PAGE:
You can spot Peter Klink from a mile away. He walks tall, literally, and chances are he’ll be wearing his “dress for the day” outfit. With his years of experience as a floor trader at the CBOE and CBOT, he brings a lot to the table, especially when it comes to risk. He took on the role of Risk Manager at TD Ameritrade in 2008, and is now Director of Exposure Management and Modeling. In option-speak, that means he makes sure traders don’t over-leverage themselves. He’s also played a role in developing, marketing, and portfolio margin trader education.
1. Your title sounds heavy-duty. What does it involve?
I’m part of the Financial Risk Management (FRM) and my team provides the firm’s overall markets exposure tests for all products that’re traded on our trading platform. In part, we provide stress tests for customers’ exposure to the products they trade. We have to make sure there’s enough collateral in the customer’s account to handle their exposure. We want our customers to be long-term traders and not be wiped out on a one-day market event.
I’m proud to say we have a solid team of quants who develop models to measure and monitor risk and financial exposure.
We also continue to enhance our market exposure models as we analyze trading products and provide risk tools to optimize risk mitigation.
2. How does this touch the self-directed trader?
There’s a lot more to risk than the margin requirement of positions based on traditional fixed percentages or strategy rules that don’t incorporate option pricing models with implied volatility. We provide our customers with the same exposure models in real-time as we use for the firm stress test and provide a range of risk tools across the thinkorswim® platform. This allows traders to move stock or vol around so they can see what type of loss could occur.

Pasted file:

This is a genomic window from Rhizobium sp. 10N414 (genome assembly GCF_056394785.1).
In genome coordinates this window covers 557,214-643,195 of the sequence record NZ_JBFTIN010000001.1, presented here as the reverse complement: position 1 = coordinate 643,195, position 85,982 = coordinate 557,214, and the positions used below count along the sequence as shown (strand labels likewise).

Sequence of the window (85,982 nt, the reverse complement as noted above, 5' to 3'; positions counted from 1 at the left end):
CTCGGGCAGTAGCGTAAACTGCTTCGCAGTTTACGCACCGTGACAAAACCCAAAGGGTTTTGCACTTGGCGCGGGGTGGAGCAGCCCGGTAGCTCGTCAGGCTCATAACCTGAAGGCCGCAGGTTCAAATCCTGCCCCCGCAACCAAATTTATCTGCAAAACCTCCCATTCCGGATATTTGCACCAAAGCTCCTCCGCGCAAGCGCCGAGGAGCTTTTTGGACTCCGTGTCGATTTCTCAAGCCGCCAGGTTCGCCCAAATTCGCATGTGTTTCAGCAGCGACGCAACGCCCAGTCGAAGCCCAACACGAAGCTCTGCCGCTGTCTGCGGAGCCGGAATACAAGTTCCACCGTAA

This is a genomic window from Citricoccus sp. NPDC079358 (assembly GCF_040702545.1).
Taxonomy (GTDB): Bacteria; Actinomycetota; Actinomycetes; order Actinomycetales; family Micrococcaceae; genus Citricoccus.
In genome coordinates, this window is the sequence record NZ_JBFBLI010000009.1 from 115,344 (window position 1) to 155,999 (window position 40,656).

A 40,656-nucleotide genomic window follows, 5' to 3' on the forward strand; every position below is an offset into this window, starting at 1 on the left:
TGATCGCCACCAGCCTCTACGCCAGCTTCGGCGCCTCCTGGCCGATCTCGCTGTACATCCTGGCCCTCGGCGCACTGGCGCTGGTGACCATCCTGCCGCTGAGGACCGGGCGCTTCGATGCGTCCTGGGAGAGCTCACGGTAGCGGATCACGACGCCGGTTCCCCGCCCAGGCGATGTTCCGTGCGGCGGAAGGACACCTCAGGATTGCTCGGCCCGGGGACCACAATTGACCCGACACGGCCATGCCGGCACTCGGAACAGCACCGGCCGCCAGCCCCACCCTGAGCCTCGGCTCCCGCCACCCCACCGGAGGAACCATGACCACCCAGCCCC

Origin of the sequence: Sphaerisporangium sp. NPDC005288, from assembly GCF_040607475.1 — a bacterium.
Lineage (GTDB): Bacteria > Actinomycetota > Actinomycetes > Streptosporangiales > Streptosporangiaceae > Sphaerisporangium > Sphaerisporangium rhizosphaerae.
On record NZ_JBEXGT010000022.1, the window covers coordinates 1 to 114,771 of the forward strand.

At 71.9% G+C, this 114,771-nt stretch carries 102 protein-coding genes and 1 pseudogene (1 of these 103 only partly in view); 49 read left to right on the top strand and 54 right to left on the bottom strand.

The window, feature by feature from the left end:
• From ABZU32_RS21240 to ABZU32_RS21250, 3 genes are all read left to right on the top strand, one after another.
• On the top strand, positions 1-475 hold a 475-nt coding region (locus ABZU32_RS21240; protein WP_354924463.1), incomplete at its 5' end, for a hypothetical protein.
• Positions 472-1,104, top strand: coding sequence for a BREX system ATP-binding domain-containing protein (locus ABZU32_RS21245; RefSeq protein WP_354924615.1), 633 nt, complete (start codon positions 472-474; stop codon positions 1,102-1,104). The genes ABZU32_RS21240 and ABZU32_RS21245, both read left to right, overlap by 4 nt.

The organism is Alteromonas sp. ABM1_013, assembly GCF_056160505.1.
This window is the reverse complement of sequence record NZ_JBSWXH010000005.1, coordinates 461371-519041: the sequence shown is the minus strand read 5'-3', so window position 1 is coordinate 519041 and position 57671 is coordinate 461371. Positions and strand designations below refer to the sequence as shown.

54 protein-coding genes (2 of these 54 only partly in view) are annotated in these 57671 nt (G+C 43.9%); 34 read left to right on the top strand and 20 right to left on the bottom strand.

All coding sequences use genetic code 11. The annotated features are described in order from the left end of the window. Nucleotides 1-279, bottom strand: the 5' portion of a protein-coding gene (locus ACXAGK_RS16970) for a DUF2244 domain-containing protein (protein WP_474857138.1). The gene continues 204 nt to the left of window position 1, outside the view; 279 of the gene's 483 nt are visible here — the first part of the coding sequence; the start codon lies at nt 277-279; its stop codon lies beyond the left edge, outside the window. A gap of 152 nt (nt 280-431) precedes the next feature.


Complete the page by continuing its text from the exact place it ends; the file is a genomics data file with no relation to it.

We make sure our quants sit next to the thinkorswim trade desk. This way they can see what’s going on with our traders so they understand how it all works.
3. Speaking of floor trading, what’s with the pumpkins on your trading jacket?
I used to trade futures, and my acronym was PKP. The futures clerk would call me “pumpkin,” so a couple of guys got me a pumpkin jacket. It worked out. I still have the jacket and wear it during Halloween for fun.
4. Give us three golden rules for trading.
First, don’t risk your whole account on one trade or position. Every day brings new challenges and adventures. Second, make sure your market exposure using margin and leverage strategies are small enough to take advantage of market opportunities. You want enough ammo in reserve. And third, know what you’re trading. One nice thing thinkorswim users can do is always ask questions. We have a lot of experienced traders on our team. They’re happy to help.
5. Playing tennis is one thing, but completing a tough mudder is quite a feat. What possessed you to do that?
I remember thinking the morning of the competition that it was a bad idea—12 miles and 22 obstacle courses—but somehow, I finished it.